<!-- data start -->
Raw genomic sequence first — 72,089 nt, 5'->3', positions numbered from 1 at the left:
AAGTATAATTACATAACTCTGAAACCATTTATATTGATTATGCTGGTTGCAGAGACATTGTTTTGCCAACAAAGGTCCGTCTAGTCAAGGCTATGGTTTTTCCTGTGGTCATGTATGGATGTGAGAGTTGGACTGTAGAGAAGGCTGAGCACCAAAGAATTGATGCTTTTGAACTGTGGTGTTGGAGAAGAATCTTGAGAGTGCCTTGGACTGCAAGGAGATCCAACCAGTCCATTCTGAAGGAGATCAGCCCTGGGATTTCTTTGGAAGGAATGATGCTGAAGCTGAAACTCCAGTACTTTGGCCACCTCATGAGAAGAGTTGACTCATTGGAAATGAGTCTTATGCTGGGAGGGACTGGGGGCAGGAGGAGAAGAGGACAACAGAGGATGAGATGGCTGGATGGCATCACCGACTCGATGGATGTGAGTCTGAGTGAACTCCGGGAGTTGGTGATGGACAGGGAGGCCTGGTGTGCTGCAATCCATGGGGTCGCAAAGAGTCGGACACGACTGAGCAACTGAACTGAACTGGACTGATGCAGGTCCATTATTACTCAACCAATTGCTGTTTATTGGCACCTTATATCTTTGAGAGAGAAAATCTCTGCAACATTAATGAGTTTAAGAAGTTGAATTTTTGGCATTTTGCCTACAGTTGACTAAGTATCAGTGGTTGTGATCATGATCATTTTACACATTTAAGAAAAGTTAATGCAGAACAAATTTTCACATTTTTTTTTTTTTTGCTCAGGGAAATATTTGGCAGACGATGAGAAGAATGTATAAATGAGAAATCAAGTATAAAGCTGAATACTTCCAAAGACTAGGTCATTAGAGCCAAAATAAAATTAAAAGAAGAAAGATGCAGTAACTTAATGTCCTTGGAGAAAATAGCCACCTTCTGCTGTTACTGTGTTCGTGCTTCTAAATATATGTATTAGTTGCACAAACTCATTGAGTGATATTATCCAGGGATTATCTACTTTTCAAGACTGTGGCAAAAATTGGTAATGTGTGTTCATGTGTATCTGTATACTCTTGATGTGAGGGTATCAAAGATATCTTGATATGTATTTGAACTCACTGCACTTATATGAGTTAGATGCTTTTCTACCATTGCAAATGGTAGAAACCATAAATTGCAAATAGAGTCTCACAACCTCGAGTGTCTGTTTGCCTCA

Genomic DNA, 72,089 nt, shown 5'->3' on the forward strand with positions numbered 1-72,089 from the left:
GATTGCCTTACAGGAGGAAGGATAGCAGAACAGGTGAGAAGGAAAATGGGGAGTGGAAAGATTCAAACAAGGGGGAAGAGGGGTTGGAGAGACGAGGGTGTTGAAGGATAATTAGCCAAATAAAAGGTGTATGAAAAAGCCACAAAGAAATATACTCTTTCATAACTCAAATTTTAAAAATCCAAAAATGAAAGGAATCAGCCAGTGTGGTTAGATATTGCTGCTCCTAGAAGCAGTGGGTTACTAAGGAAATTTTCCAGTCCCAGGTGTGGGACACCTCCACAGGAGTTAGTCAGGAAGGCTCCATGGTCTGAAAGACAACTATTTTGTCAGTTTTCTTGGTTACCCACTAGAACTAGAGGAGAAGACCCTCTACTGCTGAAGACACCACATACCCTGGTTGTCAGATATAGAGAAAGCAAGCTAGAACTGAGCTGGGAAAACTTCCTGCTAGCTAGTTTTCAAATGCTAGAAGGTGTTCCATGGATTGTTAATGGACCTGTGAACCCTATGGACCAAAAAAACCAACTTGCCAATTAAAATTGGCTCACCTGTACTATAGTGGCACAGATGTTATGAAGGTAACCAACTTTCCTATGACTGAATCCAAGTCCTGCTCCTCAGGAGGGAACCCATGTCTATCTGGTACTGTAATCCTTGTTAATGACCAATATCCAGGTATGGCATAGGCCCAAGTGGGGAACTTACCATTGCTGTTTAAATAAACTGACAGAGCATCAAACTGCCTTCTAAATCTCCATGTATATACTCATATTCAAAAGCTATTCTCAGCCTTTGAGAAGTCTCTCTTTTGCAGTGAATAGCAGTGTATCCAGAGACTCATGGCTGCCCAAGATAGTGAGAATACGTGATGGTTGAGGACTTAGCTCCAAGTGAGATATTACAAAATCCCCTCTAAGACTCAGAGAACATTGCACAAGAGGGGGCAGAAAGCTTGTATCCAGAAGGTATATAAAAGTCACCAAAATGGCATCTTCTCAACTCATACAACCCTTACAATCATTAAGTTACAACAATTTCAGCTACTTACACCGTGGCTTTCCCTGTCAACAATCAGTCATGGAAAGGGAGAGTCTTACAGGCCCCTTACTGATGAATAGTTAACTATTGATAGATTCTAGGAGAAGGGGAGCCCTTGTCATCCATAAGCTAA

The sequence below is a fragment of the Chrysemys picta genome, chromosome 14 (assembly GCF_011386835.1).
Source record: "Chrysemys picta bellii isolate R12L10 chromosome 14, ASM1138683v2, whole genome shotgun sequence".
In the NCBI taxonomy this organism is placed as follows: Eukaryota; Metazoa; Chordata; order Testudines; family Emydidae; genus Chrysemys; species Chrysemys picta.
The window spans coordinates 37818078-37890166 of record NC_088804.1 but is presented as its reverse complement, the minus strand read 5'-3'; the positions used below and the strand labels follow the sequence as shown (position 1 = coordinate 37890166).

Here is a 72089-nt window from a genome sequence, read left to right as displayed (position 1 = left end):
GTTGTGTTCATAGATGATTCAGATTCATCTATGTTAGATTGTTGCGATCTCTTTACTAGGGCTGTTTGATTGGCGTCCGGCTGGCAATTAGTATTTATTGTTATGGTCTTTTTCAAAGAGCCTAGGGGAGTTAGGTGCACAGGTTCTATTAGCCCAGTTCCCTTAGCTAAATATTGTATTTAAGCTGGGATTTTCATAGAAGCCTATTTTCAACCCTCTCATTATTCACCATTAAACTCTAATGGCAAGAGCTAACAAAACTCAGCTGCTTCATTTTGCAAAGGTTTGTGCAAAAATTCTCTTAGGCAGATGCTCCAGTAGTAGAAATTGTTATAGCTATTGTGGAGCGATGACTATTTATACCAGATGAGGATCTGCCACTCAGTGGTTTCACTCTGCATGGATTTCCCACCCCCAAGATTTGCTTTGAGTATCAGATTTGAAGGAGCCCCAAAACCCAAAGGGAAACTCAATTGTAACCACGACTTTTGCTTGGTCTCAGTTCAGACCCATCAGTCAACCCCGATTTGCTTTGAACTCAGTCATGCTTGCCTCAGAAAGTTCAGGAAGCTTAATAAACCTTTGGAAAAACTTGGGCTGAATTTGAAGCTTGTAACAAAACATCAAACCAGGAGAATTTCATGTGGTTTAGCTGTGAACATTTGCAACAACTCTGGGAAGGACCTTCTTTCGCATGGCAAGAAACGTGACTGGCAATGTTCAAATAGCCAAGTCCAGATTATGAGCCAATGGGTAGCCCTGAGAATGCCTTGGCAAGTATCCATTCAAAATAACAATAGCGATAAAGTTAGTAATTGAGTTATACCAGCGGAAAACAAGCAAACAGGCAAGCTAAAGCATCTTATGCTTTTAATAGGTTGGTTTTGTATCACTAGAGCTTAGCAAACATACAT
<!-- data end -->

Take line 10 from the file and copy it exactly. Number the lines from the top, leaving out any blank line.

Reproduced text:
GTTGTGTTCATAGATGATTCAGATTCATCTATGTTAGATTGTTGCGATCTCTTTACTAGGGCTGTTTGATTGGCGTCCGGCTGGCAATTAGTATTTATTGTTATGGTCTTTTTCAAAGAGCCTAGGGGAGTTAGGTGCACAGGTTCTATTAGCCCAGTTCCCTTAGCTAAATATTGTATTTAAGCTGGGATTTTCATAGAAGCCTATTTTCAACCCTCTCATTATTCACCATTAAACTCTAATGGCAAGAGCTAACAAAACTCAGCTGCTTCATTTTGCAAAGGTTTGTGCAAAAATTCTCTTAGGCAGATGCTCCAGTAGTAGAAATTGTTATAGCTATTGTGGAGCGATGACTATTTATACCAGATGAGGATCTGCCACTCAGTGGTTTCACTCTGCATGGATTTCCCACCCCCAAGATTTGCTTTGAGTATCAGATTTGAAGGAGCCCCAAAACCCAAAGGGAAACTCAATTGTAACCACGACTTTTGCTTGGTCTCAGTTCAGACCCATCAGTCAACCCCGATTTGCTTTGAACTCAGTCATGCTTGCCTCAGAAAGTTCAGGAAGCTTAATAAACCTTTGGAAAAACTTGGGCTGAATTTGAAGCTTGTAACAAAACATCAAACCAGGAGAATTTCATGTGGTTTAGCTGTGAACATTTGCAACAACTCTGGGAAGGACCTTCTTTCGCATGGCAAGAAACGTGACTGGCAATGTTCAAATAGCCAAGTCCAGATTATGAGCCAATGGGTAGCCCTGAGAATGCCTTGGCAAGTATCCATTCAAAATAACAATAGCGATAAAGTTAGTAATTGAGTTATACCAGCGGAAAACAAGCAAACAGGCAAGCTAAAGCATCTTATGCTTTTAATAGGTTGGTTTTGTATCACTAGAGCTTAGCAAACATACAT